Boise-style tacos

Boise is suddenly taco central with three cool taquerias.

Calle 75 Street Tacos

Hand out photo

Calle 75 Street Tacos, a former street vendor, opened its hip brick-and-mortar spot at 110 N. 11th St. this spring. It serves a variety of street-style tacos and original salsas and sauces on organic, white and blue corn tortillas made daily in house. Their tacos come in a wild variety from traditional carnitas to octopus, plus a smattering of entrees from chef Tito de la Garza. They pour a full bar, including margaritas and craft cocktails. Open: 11 a.m.-10 p.m. Mondays to Thursdays, until 11 p.m. Fridays and Saturdays, and until 9 p.m. Sundays. 208-336-2511.The Funky Taco opened in March, on the corner of 8th and Bannock streets. This fast-casual spot has a light and airy space, and a colorful interior mural by Boise artist Cody Rutty, that’s done with flair. It’s turned the corner into a taco hot spot with its unusual mixes of Asian, Indian, Mexican and Americana cuisine, all fused into a taco. Co-owners Justin Archambo and Amy War make their food and the ambiance esthetically pleasing, like they did with their food truck — using a sleek converted Airstream Trailer instead of a traditional boxy food truck. Beer and wine are available. There are occasional concerts featuring local and regional bands. Open: 11 a.m.-9 p.m. Mondays to Thursday, and until 11 p.m. Fridays and Saturdays. 208-991-4106, TheFunkyTaco.com. Tin Roof Tacos, 115 S. Broadway Ave., puts more of a Tex-Mex spin on its tacos with barbecue brisket, pulled pork and baja shrimp. They even pour Texas-brewed Shiner Bock beer. This joint was featured by TheDailyMeal.com as Idaho’s contribution to its feature Best Tacos in Every State. This family-owned spot also serves breakfast tacos filled with chorizo, jalapeno sausage or bacon and eggs. Open: 6:30 a.m.-10 p.m. daily. Online orders taken. 208-336-6461.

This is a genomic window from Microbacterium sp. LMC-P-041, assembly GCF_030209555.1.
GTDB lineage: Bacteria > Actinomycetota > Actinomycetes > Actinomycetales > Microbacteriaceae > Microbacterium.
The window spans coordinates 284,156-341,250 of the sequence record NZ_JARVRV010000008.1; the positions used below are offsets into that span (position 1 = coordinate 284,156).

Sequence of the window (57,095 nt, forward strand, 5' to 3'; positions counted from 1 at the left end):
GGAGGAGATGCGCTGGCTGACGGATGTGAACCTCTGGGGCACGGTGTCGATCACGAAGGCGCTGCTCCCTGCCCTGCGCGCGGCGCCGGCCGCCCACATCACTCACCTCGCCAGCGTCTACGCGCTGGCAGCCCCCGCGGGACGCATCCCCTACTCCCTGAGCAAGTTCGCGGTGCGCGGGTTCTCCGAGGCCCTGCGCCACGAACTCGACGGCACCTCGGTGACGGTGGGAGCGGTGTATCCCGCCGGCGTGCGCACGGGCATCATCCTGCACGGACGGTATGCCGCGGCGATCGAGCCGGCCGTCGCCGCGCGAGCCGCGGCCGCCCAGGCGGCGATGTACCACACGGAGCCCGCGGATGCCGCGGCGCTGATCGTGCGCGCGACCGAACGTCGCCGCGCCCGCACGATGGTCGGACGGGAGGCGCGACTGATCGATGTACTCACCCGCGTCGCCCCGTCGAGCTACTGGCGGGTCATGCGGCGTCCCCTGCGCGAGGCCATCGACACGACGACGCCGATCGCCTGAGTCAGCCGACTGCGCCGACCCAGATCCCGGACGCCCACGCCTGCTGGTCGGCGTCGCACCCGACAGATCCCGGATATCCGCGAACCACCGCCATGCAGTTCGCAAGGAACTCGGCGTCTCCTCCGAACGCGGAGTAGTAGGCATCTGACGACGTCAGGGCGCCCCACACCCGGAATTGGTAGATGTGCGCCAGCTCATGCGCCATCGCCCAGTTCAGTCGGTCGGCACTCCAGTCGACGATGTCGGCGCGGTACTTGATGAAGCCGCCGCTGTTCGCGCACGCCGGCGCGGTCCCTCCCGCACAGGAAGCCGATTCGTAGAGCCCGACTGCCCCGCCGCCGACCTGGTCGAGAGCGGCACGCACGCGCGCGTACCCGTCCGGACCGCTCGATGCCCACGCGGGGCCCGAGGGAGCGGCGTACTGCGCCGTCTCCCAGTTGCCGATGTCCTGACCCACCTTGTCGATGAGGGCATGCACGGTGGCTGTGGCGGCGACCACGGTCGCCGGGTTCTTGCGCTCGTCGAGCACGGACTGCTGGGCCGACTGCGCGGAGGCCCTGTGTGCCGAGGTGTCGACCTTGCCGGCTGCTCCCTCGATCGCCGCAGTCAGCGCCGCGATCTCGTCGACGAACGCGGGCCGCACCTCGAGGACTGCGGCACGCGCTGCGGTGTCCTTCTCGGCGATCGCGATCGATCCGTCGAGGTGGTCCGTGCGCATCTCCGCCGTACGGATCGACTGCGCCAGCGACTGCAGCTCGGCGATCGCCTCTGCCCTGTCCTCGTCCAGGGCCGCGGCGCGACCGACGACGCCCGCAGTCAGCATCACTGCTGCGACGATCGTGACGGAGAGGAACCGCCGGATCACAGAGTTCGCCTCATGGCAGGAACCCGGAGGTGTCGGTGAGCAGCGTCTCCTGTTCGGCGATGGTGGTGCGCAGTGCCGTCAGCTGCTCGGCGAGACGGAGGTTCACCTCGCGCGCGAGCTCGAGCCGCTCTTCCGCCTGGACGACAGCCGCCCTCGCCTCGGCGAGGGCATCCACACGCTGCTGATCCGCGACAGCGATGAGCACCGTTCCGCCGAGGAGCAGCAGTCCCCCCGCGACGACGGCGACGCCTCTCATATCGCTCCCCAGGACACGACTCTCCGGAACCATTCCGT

Slice of life

The Wylder, which opened just down the sidewalk from Boise Brewing, is a cut above other pizza joints. It features a crispy sourdough crust with signature toppings, and is located in The Fowler, a new mixed-use apartment building in Downtown Boise Katherine Joneskjones@idahostatesman.com